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Nursing Care of a Family When a Child Has a Gastrointestinal Disorder

الكلية كلية التمريض     القسم قسم التخصصات التمريضية     المرحلة 3
أستاذ المادة عبد المهدي عبد الرضا حسن الشحماني       23/12/2018 18:18:23

Nursing Care of a Family When a Child Has a Gastrointestinal Disorder

O B J E C T I V E S:
1. Describe common gastrointestinal disorders seen in children.
2. Assess a child with a gastrointestinal disorder.
3. Formulate nursing diagnoses for a child with a gastrointestinal disorder.
4. Implement nursing care for a child with a gastrointestinal disorder,

The gastrointestinal (GI) system involves a long body tract and numerous organs. Because it is so long and diverse, a multitude of possible disorders can occur along it, including both congenital disorders and acquired illnesses. Because the GI system is responsible for taking in and processing nutrients for all parts of the body, any problem with the system can quickly affect other body systems and, if not adequately treated, can affect overall health, growth, and development.

Common Disorders of The Stomach and Duodenum
Gastroesophageal Reflux in Infants:
in infants occurs from a neuromuscular disturbance in which the gastroesophageal (cardiac) sphincter and the lower portion of the esophagus spasm and allow easy regurgitation of gastric contents into the esophagus. It usually starts within 1 week after birth and may be associated with a hiatal hernia. Children with cerebral palsy or other neurologic involvement are at particular risk. The regurgitation occurs almost immediately after feeding or when the infant is laid down after a feeding. If the amount of the reflux is large or constant, an infant does not retain sufficient calories and will fail to thrive. In addition, aspiration pneumonia or esophageal stricture from the constant reflux of hydrochloric acid into the esophagus can occur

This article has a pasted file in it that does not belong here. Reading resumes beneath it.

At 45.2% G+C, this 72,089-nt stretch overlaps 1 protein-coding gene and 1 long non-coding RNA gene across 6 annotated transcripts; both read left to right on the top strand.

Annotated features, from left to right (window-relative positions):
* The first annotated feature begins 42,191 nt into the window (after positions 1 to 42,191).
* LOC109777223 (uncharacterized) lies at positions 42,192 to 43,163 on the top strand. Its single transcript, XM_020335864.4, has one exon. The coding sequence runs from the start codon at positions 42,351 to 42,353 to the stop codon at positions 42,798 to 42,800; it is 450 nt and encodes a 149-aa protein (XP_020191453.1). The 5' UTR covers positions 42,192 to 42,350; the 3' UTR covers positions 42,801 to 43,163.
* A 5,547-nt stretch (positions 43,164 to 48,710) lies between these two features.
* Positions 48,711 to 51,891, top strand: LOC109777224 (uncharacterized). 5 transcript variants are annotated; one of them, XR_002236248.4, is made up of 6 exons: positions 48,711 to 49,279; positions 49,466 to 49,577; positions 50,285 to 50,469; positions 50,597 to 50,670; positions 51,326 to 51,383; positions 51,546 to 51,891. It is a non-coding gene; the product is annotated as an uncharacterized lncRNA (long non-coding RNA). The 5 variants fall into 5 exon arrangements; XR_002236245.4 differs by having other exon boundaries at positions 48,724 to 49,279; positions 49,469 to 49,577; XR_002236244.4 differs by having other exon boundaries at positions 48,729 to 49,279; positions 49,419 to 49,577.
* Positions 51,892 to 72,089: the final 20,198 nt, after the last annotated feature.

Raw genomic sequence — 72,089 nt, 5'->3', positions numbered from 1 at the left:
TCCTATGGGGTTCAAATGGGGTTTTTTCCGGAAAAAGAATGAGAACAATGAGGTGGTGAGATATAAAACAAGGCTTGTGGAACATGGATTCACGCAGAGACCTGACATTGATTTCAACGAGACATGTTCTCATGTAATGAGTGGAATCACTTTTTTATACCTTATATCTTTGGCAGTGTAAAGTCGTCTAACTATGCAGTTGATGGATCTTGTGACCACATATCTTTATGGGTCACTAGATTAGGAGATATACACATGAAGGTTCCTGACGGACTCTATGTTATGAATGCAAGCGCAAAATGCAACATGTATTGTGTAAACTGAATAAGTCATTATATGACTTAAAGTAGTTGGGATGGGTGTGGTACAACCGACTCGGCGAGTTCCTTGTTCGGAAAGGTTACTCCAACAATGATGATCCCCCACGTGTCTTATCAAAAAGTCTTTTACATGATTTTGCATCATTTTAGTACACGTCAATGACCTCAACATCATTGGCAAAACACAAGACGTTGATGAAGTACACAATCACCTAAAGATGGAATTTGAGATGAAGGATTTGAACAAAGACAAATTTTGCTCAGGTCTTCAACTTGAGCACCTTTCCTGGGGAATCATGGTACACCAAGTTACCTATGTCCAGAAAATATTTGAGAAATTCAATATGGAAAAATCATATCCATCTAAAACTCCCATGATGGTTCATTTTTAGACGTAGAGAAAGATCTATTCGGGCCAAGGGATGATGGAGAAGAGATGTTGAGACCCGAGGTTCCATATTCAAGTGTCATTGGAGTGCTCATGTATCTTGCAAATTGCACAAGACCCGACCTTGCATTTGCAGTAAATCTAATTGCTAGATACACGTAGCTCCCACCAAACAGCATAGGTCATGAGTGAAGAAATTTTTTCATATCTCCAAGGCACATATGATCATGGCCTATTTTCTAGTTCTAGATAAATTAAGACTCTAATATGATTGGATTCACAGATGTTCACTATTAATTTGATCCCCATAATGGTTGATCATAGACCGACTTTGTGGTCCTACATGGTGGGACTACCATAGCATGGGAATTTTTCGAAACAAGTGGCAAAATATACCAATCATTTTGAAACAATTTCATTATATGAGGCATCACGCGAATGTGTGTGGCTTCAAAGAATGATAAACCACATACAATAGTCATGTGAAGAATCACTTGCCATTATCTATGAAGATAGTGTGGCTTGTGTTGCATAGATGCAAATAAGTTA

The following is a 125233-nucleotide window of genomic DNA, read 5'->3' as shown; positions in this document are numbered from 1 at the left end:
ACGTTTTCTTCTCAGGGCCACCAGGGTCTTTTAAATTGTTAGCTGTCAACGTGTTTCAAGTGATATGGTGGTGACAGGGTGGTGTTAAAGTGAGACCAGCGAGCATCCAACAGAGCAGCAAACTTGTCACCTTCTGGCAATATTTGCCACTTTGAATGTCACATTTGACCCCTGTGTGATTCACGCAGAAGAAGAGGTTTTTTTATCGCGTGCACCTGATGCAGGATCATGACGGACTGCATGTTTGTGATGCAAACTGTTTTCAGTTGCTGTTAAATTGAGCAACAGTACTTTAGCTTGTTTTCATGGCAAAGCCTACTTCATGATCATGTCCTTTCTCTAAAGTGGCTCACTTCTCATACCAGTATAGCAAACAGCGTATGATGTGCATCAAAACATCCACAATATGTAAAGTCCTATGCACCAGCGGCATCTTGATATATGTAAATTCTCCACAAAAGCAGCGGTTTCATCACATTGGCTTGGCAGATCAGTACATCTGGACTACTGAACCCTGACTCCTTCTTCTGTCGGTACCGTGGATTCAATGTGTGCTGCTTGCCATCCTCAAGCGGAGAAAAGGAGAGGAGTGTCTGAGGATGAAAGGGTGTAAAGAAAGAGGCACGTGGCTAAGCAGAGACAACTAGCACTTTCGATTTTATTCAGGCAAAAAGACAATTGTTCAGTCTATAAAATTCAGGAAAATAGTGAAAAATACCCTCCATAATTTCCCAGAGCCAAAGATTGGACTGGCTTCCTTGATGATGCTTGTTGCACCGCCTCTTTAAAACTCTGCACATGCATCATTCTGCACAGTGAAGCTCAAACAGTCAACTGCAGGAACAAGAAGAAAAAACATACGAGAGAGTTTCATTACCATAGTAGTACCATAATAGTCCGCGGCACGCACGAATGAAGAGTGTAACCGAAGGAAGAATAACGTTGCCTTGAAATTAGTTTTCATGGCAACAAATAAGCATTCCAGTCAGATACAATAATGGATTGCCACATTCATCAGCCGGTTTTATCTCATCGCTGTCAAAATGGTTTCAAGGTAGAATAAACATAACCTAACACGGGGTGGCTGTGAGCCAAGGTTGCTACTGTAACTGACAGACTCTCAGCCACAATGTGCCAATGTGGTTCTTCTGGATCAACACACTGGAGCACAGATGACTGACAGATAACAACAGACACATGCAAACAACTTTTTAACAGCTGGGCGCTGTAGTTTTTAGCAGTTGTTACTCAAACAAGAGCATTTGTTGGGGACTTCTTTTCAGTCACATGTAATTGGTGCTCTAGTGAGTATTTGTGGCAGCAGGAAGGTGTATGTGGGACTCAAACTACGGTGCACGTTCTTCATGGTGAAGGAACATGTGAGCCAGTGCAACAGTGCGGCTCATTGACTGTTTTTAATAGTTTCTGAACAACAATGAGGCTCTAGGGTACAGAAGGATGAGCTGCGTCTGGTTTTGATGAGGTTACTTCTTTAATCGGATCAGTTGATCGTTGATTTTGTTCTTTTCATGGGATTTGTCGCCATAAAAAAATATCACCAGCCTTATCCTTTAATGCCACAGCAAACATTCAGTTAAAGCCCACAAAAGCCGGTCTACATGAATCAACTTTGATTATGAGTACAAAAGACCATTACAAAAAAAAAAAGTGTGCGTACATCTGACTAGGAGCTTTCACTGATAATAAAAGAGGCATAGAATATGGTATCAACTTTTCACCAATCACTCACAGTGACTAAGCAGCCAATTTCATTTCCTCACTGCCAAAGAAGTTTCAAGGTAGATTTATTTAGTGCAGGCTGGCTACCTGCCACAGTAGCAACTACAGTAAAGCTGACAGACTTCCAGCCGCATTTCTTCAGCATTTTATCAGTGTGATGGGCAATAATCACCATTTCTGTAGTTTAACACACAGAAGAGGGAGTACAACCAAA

Assessment:
1- History, vomiting appears effortless and is not projectile; it begins much earlier in life than the vomiting associated with pyloric stenosis.
2- The child may be irritable and may experience periods of apnea.
3- Inserting a probe or catheter through the nose into the distal esophagus and determining the pH from secretions can show whether gastric secretions are entering the esophagus (if the pH is less than 7.0, then acid is present).

Therapeutic Management.
1- The traditional treatment of GI reflux is to feed infants a formula thickened with rice cereal (1 tbsp of cereal per 1 oz of formula or breast milk) while holding them in an upright position and then keeping them upright in an infant chair for 1 hour after feeding so gravity can help prevent reflux.
2- An H2 receptor antagonist such as ranitidine (Zantac) or a proton pump inhibitor such as omeprazole may be prescribed daily to reduce the possibility of the stomach acid contents irritating the esophagus.
Nursing Diagnoses and Related Interventions:
Nursing Diagnosis: Risk for imbalanced nutrition, less than body requirements, related to regurgitation of food with esophageal reflux




Nursing Interventions:
1- Teach parents the importance of monitoring intake, output (urination), and weight. Also reinforce the need to keep the infant upright, such as in an infant seat, after a feeding. Be certain parents understand how much cereal to mix with formula or breast milk.
2- Encourage parents to feed the infant during the short time that the infant remains in the hospital after surgery so that they can regain their confidence as parents.